Following the lead of its advisers, the US Food and Drug Administration (FDA) today granted emergency use authorization (EUA) for the Pfizer-BioNTech COVID-19 vaccine for children 5 to 11 years old.
The step moves vaccination of that age-group a step closer to becoming a reality. The Advisory Committee on Immunization Practices (ACIP), which reports to the Centers for Disease Control and Prevention (CDC), will take up the matter on Nov 2. The CDC typically follows ACIP advice, and once it clears the vaccine, it will roll out to younger kids across the country.
States are preparing to receive hundreds of thousands of doses of the lower-dose Pfizer vaccine for young children as early as next week.
Three days ago, the 19-member Vaccines and Related Biological Products Advisory Committee, which advises the FDA, voted overwhelmingly to support vaccination of young children, saying that the benefits outweigh the risks.
Data show 91% vaccine effectiveness
"As a mother and a physician, I know that parents, caregivers, school staff, and children have been waiting for today's authorization,” said Acting FDA Commissioner Janet Woodcock, MD, in an FDA news release.
"Vaccinating younger children against COVID-19 will bring us closer to returning to a sense of normalcy. Our comprehensive and rigorous evaluation of the data pertaining to the vaccine's safety and effectiveness should help assure parents and guardians that this vaccine meets our high standards."
The EUA is based on a "thorough and transparent" assessment of the data, including studies that show the Pfizer vaccine provides 90.7% protection against COVID-19 in children 5 to 11 years old—comparable to vaccine effectiveness in teens and young adults. Safety was assessed in about 3,100 children 5 to 11 years old.
Children that age account for 39% of COVID cases among all children, the FDA said, and about 8,300 of them have been hospitalized. As of Oct 17, COVID-19 deaths in 5- to 11-year-olds totaled 146, and 691 children of any age have died from the coronavirus.
If approved by the CDC, the Pfizer vaccine will be administered as a two-dose series 3 weeks apart. Each shot will include 10 micrograms of active ingredient, compared with 30 micrograms in older children and adults.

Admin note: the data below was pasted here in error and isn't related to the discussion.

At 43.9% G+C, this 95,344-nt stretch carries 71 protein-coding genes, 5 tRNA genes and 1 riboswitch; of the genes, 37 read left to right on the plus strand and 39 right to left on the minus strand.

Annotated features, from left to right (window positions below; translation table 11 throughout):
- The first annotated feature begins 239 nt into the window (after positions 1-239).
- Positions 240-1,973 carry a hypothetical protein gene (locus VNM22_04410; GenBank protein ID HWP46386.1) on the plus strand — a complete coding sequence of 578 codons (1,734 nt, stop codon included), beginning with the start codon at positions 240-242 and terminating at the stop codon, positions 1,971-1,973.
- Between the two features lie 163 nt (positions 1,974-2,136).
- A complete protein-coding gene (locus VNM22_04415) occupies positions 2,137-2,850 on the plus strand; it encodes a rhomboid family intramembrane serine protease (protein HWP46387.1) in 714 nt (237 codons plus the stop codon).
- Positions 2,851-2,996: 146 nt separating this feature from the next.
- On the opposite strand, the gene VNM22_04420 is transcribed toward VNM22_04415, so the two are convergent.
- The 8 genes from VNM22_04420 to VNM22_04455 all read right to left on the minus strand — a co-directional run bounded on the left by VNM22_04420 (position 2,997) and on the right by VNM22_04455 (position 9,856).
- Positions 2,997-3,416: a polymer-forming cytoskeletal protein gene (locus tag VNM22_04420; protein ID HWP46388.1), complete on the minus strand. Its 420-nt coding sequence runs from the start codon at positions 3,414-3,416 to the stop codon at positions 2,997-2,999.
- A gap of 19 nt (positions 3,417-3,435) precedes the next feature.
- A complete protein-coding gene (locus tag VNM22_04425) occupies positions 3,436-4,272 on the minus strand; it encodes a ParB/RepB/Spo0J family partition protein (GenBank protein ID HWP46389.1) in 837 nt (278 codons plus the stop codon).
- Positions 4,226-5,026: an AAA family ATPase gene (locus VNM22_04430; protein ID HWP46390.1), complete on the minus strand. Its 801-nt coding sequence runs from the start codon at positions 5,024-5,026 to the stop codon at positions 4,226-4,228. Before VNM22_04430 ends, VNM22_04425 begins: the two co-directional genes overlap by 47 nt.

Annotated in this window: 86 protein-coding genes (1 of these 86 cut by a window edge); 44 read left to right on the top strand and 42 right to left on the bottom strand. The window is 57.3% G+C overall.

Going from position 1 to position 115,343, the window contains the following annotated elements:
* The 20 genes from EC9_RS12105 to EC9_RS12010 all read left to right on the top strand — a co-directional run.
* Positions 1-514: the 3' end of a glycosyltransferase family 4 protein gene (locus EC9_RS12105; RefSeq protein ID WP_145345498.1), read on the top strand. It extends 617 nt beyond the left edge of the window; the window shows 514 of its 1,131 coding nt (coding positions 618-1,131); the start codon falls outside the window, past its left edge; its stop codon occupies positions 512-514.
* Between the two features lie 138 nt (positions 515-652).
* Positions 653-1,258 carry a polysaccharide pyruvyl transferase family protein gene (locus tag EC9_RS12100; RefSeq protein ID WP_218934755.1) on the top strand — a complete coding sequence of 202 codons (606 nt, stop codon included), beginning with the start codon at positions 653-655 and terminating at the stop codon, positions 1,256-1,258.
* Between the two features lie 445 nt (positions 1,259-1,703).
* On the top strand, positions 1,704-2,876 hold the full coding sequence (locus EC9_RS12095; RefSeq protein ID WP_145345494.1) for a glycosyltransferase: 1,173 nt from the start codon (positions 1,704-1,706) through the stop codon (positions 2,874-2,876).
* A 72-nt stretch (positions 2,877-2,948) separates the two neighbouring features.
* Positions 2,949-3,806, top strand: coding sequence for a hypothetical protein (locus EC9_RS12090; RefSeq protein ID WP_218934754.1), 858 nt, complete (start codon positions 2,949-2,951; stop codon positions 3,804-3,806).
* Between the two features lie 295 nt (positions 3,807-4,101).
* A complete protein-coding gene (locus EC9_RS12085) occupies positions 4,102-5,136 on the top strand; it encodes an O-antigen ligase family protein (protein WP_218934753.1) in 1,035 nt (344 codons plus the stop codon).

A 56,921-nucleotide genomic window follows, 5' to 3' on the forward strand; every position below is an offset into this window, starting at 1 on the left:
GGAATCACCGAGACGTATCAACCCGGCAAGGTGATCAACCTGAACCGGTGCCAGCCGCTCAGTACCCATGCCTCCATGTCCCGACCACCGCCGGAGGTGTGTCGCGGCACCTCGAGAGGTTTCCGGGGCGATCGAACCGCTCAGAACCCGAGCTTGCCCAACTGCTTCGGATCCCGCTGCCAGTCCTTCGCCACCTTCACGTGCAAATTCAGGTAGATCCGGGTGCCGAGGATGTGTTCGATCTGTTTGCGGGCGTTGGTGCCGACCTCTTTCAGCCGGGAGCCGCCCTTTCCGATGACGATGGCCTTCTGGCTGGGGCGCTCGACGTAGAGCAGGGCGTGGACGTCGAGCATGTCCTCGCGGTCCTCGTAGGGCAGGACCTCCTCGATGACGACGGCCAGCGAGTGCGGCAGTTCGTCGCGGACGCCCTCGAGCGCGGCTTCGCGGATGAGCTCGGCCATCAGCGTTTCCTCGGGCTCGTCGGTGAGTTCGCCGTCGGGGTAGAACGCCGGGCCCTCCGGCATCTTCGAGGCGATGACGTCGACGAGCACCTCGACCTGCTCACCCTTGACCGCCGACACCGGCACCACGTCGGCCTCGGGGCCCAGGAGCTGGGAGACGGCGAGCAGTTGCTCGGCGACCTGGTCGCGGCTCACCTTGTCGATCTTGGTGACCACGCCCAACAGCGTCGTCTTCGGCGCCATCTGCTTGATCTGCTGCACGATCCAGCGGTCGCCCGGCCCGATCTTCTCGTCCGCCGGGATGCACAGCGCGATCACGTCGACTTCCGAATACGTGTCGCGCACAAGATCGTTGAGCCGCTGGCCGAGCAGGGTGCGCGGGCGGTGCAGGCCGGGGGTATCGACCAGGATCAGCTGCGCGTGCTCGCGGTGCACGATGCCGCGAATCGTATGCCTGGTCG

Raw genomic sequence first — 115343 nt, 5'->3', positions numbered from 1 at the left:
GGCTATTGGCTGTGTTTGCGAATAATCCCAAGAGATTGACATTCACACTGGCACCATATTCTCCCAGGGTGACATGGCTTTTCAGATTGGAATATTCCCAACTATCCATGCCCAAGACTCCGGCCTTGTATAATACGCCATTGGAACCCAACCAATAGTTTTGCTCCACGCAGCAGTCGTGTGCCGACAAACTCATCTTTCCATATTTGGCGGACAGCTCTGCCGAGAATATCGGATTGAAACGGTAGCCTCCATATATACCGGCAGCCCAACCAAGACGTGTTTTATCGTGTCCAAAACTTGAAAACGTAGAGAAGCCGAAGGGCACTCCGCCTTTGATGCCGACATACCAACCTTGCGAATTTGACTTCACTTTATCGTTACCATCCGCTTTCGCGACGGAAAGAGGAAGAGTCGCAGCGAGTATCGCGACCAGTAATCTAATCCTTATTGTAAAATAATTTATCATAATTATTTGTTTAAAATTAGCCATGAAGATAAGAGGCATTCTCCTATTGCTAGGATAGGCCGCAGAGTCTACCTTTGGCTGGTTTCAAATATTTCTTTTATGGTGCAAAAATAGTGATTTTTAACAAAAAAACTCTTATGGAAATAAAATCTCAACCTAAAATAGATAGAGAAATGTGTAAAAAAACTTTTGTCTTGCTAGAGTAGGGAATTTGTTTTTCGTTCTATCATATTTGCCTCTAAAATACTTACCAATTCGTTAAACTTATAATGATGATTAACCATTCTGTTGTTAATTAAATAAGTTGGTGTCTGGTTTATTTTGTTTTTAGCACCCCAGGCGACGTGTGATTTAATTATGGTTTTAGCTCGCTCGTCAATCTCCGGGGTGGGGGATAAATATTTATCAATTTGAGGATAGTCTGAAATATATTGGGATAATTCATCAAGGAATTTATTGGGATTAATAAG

Weighing the evidence
In the release, the FDA said, "Based on the totality of scientific evidence available, the known and potential benefits of the Pfizer-BioNTech COVID-19 vaccine in individuals down to 5 years of age outweigh the known and potential risks."
"The FDA is committed to making decisions that are guided by science that the public and healthcare community can trust," said Peter Marks, MD, PhD, director of the FDA's Center for Biologics Evaluation and Research. "We are confident in the safety, effectiveness and manufacturing data behind this authorization."
The effectiveness data to support the EUA in younger children come from an ongoing randomized, placebo-controlled study that has enrolled roughly 4,700 children 5 through 11 years in the United States, Finland, Poland, and Spain. In that study, immune responses in this age-group were comparable to those of older children.
The FDA also analyzed COVID-19 cases that occurred 7 days after the second vaccine dose. Those data showed 3 cases of COVID-19 among 1,305 vaccine recipients and 16 cases in 663 children who got a placebo, which translates to 90.7% effectiveness.
The agency also said no concerning side effects were found. It added that Pfizer has updated its safety monitoring plan to include evaluation of myocarditis (inflammation of the heart muscle), pericarditis (inflammation of the lining of the heart), and other events. The heart-related events have occurred rarely in older children, but the FDA's modeling research revealed that the benefits of vaccination outweigh the risk in the younger age-group
The FDA added, "In addition, the FDA and the CDC have several systems in place to continually monitor COVID-19 vaccine safety and allow for the rapid detection and investigation of potential safety problems."
Formulation change to improve storage
The FDA today also authorized a manufacturing change for the Pfizer COVID vaccine to include a formulation that uses a different buffer. The new formulation is more stable for longer during refrigeration, providing greater flexibility for vaccinators.
The new formulation contains Tris buffer, which is commonly used in other FDA-approved vaccines and other biologics, including products for children. The FDA said Tris buffer doesn't present safety or effectiveness concerns.
Oct 26 CIDRAP News story "FDA panel green-lights Pfizer COVID vaccine for young kids"